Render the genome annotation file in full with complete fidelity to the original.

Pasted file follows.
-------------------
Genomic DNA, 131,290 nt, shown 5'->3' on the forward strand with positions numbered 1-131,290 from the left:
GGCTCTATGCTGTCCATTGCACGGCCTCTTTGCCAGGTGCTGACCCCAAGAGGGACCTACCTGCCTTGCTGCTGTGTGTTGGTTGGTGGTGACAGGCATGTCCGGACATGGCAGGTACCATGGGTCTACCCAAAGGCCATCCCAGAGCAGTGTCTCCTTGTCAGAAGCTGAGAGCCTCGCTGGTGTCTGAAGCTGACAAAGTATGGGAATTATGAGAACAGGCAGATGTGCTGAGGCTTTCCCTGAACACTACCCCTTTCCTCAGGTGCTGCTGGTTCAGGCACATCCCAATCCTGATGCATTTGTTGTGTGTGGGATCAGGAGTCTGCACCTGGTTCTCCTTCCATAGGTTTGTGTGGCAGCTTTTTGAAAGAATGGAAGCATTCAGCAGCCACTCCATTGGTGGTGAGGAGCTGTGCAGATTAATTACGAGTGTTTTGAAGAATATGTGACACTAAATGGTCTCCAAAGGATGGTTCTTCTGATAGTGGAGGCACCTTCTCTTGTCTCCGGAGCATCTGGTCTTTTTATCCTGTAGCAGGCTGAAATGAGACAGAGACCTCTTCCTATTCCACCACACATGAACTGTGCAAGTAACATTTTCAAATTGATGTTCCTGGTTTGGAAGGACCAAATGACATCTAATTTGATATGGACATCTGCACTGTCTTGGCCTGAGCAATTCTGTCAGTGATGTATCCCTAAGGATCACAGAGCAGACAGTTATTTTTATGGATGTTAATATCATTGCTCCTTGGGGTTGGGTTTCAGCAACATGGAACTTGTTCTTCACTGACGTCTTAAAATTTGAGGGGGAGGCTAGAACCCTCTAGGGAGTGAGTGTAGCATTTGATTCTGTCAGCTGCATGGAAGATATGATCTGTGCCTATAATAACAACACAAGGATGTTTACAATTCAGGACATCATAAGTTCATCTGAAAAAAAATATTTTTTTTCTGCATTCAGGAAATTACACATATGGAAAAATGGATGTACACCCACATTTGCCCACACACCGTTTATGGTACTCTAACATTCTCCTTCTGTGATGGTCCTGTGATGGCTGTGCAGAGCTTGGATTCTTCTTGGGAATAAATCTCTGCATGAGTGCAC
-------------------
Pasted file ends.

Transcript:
Genomic DNA, 131,290 nt, shown 5'->3' on the forward strand with positions numbered 1-131,290 from the left:
GGCTCTATGCTGTCCATTGCACGGCCTCTTTGCCAGGTGCTGACCCCAAGAGGGACCTACCTGCCTTGCTGCTGTGTGTTGGTTGGTGGTGACAGGCATGTCCGGACATGGCAGGTACCATGGGTCTACCCAAAGGCCATCCCAGAGCAGTGTCTCCTTGTCAGAAGCTGAGAGCCTCGCTGGTGTCTGAAGCTGACAAAGTATGGGAATTATGAGAACAGGCAGATGTGCTGAGGCTTTCCCTGAACACTACCCCTTTCCTCAGGTGCTGCTGGTTCAGGCACATCCCAATCCTGATGCATTTGTTGTGTGTGGGATCAGGAGTCTGCACCTGGTTCTCCTTCCATAGGTTTGTGTGGCAGCTTTTTGAAAGAATGGAAGCATTCAGCAGCCACTCCATTGGTGGTGAGGAGCTGTGCAGATTAATTACGAGTGTTTTGAAGAATATGTGACACTAAATGGTCTCCAAAGGATGGTTCTTCTGATAGTGGAGGCACCTTCTCTTGTCTCCGGAGCATCTGGTCTTTTTATCCTGTAGCAGGCTGAAATGAGACAGAGACCTCTTCCTATTCCACCACACATGAACTGTGCAAGTAACATTTTCAAATTGATGTTCCTGGTTTGGAAGGACCAAATGACATCTAATTTGATATGGACATCTGCACTGTCTTGGCCTGAGCAATTCTGTCAGTGATGTATCCCTAAGGATCACAGAGCAGACAGTTATTTTTATGGATGTTAATATCATTGCTCCTTGGGGTTGGGTTTCAGCAACATGGAACTTGTTCTTCACTGACGTCTTAAAATTTGAGGGGGAGGCTAGAACCCTCTAGGGAGTGAGTGTAGCATTTGATTCTGTCAGCTGCATGGAAGATATGATCTGTGCCTATAATAACAACACAAGGATGTTTACAATTCAGGACATCATAAGTTCATCTGAAAAAAAATATTTTTTTTCTGCATTCAGGAAATTACACATATGGAAAAATGGATGTACACCCACATTTGCCCACACACCGTTTATGGTACTCTAACATTCTCCTTCTGTGATGGTCCTGTGATGGCTGTGCAGAGCTTGGATTCTTCTTGGGAATAAATCTCTGCATGAGTGCAC